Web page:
• Removed need to roll back changes
    • This point is connected to the previous one. Sometimes you break the build, push changes that make certain portions of the code run inefficiently, break the integration with a third-party software or simply screw up in a way that you need to roll your changes back from the master branch so it stays pure and fresh. Based on your test base these situation can be reduced dramatically and make the process more fluent.
  • Improved code review process
    • Code review process involves many types of code checking. Running Sonar, PMD, CheckStyle or FindBugs type of analysis removes some burden from reviewers of your changes so they don’t have to bother with comments, indentation, brackets and other syntactical aspects of the code and can focus on the logic itself. Running this type of check before merging keeps master branch clean so its easy to use by anyone checking it out without creating the need to reformat or rewrite portions of code.
  • Customization options
    • GitHubs webhook provides a handful of useful information you can use in your job definition. This allows for better integration of other processes as well as customization of what needs to be build by your job. My personal favorite is filtering by target branch.
  • Extra Jenkins jobs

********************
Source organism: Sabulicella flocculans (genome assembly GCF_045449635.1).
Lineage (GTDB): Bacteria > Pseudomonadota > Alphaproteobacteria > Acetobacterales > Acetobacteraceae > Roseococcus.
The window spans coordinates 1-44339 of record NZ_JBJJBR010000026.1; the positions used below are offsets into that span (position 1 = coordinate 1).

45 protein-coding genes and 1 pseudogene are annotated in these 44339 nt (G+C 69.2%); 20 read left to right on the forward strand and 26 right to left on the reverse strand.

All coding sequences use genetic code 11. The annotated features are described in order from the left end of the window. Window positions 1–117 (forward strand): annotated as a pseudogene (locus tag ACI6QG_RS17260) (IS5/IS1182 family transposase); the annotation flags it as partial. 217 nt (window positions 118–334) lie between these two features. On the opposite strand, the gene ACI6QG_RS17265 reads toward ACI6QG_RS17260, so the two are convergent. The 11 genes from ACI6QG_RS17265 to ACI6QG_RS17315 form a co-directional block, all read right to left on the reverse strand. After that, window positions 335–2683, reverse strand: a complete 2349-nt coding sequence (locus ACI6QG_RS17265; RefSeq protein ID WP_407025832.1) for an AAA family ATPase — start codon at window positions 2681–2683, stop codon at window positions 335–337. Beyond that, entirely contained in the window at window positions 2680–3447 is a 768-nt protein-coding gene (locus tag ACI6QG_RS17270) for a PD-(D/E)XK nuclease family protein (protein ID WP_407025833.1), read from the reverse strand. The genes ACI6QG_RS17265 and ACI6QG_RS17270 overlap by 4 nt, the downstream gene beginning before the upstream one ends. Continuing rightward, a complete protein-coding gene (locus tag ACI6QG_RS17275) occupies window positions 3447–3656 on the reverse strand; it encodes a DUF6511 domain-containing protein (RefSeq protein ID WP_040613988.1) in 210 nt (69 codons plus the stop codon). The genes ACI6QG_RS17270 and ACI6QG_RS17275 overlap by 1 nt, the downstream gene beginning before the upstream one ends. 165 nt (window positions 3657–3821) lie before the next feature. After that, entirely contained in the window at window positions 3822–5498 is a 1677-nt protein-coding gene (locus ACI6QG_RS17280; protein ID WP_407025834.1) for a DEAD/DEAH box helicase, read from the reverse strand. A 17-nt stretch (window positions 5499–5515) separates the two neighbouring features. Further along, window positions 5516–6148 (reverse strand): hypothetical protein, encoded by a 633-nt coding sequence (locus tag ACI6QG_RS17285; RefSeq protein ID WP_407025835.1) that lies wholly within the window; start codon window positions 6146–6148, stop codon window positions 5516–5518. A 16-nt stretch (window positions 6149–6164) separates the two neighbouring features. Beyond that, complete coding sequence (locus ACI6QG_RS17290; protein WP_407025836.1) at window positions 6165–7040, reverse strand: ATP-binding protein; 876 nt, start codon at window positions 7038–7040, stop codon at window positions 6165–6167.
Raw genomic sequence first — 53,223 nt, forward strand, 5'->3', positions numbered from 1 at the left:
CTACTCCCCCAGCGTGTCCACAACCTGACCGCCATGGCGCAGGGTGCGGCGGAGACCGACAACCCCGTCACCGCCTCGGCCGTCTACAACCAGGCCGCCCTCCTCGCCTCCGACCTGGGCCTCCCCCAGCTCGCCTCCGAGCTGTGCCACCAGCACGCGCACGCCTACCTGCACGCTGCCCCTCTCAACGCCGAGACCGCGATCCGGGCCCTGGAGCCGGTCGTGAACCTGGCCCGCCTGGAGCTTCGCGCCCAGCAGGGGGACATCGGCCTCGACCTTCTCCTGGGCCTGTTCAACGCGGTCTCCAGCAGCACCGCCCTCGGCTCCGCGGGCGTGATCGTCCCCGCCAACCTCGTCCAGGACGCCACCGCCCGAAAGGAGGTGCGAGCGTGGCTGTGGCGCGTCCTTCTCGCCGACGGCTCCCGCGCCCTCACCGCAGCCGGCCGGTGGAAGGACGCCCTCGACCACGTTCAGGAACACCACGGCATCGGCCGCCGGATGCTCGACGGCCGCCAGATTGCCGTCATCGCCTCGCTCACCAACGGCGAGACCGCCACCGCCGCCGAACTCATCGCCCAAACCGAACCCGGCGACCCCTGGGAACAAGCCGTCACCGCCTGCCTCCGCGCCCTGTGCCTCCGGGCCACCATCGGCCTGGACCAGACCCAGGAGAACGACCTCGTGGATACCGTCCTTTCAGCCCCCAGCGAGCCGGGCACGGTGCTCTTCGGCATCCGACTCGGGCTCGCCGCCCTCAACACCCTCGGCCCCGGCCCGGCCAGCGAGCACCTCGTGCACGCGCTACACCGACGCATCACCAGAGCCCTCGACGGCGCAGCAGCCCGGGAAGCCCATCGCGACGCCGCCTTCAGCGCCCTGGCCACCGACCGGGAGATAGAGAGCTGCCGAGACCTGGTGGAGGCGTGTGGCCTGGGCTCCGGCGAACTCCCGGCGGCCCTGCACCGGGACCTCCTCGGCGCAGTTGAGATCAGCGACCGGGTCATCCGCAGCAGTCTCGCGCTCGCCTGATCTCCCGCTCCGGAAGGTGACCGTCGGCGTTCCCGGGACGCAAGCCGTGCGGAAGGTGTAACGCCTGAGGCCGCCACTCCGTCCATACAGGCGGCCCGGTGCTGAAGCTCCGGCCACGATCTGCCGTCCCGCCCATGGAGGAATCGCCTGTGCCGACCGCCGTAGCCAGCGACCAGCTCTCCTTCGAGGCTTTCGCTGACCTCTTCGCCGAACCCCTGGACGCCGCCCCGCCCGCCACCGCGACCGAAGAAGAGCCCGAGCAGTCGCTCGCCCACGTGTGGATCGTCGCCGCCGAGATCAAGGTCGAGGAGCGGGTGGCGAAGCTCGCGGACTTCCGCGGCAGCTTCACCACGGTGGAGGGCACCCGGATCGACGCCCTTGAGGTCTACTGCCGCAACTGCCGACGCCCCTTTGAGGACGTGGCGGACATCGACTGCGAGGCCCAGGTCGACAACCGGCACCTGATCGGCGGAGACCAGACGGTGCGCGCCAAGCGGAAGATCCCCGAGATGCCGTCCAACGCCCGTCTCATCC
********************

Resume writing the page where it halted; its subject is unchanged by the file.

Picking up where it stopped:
• One thing to consider is the added load on Jenkins (depending on your infrastructure and hardware) which in turn manifests itself in following ways:
      • Added overhead
        • Creating new build jobs may negatively influence the speed of your Jenkins instance which may in turn require addition of a new Jenkins node.
      • New testing environment
        • Testing with a database that is not embedded or an integration with other systems might result in the need for new testing environment to be added to be used solely for the purpose of pull request checking.
      • Conflicts inflicted by the infrastructure
        • Not every company is willing to provide enough resources to facilitate proper testing processes and environments. This is the scenario when you might experience conflicts inflicted by infrastructure when two pull request checks test the code against single database or system. This might be resolved by throttling the builds using Throttle Concurrent Builds Plugin.

What’s next

This post should have given you an idea how to make the most of your current CI tools by describing what the integration may bring you and how to go about making GitHub and Jenkins talk to each other. It is a first half of what you need to do. In my next post called GitHub and Jenkins pull request checking I will tackle the Jenkins job configuration and how to make the necessary information available where you need it.

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2 comments on “GitHub and Jenkins integration
  1. K says:

    Great post. When will the part two available?